18-24 May welcomes the annual Mental Health Awareness Week, hosted by the Mental Health Foundation. Each year awareness centres around a theme and for 2020 the very welcome theme is kindness.
Earlier this year saw a widespread media campaign of ‘be kind’, imploring everyone to consider the impact of their words and behaviours. The coronavirus pandemic has brought with it a huge test of this resolve, and we have seen genuine demonstrations of altruism across the globe. From our weekly uplifting clapping for key workers, to volunteer shoppers, and those doing incredible things to raise funds for great causes, this truly has been an outpouring of human compassion.
Now we seek to take our first small steps out of lockdown and back into the workplace, how do we ensure that the principles of kindness are not forgotten?
Kindness at work
The impact of the coronavirus pandemic on businesses and the economy is one that we will be feeling for quite some time and employers will understandably be keen to get their operations up and running again as soon as possible.
Whether your employees have been furloughed, on unpaid leave or have been working from home, they will also have experienced the impact of the pandemic and it is important that employers recognise this when welcoming employees back.
A recent survey by the office of national statistics (ONS) states 47 per cent of people had reported ‘high levels’ of anxiety. Whilst 84 per cent said they were worried about the effect the virus is having on their life, and 53 per cent said it was affecting their wellbeing.
Lasting impacts of the coronavirus pandemic may include:
- household financial difficulties;
- pressures of home schooling;
- concerns about future employment;
- impact of caring responsibilities/lack of support;
- worsening of mental health and anxiety conditions;
- missing family, friends and colleagues;
- poor health/death of family members and/or friends; and/or
- continuing anxiety about catching the coronavirus.
Whilst as an employer you cannot solve these issues, a level of kindness and empathy will certainly help the transition back into the workplace.
What can you do as an employer to support this?
Teams will want to speak to each other, share experiences, worries and be generally supportive to each other.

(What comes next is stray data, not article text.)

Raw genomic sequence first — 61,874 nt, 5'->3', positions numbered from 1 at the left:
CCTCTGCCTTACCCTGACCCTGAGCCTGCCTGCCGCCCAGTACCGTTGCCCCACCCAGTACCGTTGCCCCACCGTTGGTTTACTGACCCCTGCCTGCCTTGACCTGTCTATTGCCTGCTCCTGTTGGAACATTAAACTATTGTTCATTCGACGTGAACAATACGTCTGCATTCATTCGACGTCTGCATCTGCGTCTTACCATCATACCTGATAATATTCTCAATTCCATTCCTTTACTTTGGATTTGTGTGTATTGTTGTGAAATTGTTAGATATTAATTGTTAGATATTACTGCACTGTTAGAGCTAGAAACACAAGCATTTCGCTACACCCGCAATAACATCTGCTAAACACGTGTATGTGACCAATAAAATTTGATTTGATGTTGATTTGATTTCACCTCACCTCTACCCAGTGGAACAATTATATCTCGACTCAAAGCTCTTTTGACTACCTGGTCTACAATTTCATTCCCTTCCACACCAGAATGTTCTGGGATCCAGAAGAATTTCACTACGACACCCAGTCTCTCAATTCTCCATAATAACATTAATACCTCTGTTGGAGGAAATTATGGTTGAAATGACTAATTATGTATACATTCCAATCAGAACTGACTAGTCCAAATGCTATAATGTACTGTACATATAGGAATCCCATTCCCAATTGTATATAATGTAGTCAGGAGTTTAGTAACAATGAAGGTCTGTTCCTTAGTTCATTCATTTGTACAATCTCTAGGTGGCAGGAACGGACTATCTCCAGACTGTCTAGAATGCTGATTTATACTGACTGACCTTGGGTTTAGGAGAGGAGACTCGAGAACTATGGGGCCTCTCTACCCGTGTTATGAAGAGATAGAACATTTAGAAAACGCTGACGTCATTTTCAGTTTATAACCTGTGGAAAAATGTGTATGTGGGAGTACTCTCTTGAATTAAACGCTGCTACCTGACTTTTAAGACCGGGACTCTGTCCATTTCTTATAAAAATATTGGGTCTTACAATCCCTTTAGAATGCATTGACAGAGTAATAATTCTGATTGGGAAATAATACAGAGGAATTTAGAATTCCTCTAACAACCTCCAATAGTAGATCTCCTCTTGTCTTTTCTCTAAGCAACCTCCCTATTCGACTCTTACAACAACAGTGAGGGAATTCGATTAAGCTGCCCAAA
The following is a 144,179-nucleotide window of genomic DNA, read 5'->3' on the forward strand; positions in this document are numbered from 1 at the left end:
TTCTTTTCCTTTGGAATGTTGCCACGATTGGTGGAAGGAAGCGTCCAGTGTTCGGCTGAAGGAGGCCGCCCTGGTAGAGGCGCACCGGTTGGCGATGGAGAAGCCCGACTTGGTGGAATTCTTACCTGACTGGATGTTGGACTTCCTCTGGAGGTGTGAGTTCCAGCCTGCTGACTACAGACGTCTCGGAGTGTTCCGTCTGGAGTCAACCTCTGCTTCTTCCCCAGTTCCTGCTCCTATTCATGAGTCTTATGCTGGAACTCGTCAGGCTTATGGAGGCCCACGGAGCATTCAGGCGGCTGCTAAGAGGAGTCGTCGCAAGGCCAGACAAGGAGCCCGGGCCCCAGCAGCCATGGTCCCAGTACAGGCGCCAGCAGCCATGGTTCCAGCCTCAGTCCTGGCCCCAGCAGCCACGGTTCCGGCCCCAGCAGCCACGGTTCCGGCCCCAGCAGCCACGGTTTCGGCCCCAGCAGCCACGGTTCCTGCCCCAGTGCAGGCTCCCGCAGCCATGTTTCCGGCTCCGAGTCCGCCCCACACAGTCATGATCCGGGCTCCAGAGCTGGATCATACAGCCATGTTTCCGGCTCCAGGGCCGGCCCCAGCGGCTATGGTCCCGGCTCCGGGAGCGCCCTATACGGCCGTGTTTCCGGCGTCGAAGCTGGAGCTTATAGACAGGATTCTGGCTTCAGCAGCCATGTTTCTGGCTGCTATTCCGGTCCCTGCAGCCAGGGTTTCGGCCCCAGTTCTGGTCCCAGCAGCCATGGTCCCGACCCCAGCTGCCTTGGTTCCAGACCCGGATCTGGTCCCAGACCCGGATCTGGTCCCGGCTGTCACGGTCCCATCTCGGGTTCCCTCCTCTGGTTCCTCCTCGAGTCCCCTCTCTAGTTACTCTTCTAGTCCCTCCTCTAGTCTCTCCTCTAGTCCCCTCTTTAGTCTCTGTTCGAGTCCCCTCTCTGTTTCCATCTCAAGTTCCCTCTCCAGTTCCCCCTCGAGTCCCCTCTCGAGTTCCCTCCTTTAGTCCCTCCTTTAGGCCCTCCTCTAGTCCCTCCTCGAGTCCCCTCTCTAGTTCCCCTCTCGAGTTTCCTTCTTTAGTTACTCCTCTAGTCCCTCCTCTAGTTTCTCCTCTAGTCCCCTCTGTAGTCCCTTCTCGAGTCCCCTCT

Employers could support this by:
- ensuring a welcoming atmosphere to return to;
- ensuring steps are taken to ensure a clean working environment;
- ensuring adequate PPE and distancing in line with government advice and in discussion with health and safety advisors;
- being mindful of these impacts and how they may affect each individual differently;
- providing a welcome back lunch;
- reaching a balance between ‘there is a job to be done’ and providing a chance to settle back in and embrace any changes;
- holding ‘welcome back’ meetings and regular meetings thereafter during the settling in period;
- being aware of changes in behaviour that may indicate a concern and knowing how to address them appropriately;
- nominating mental health champions to listen and help seek support;
- be clear and honest in your communications about the business impact of coronavirus, work reorganisation and critical activities in the short term;
- listen to your employees and allow them a voice; and
- actively encourage staff to make use of your confidential Employee Assistance Programme if you have one. Highlight the variety of support available and provide their contact details.
Some of these will equally be applicable for those remaining working from home for the longer term. Creating an environment where its acceptable and encouraged to discuss our own mental health on a regular basis with co-workers and managers, helps to build transparency, trust and a greater depth of working relationship that ultimately enhances performance.
Perhaps think about instigating deliberate practices, such as ‘mental health Monday’, or ‘face-it Friday’ to break the stigma and start the dialogue – wherever you’re based.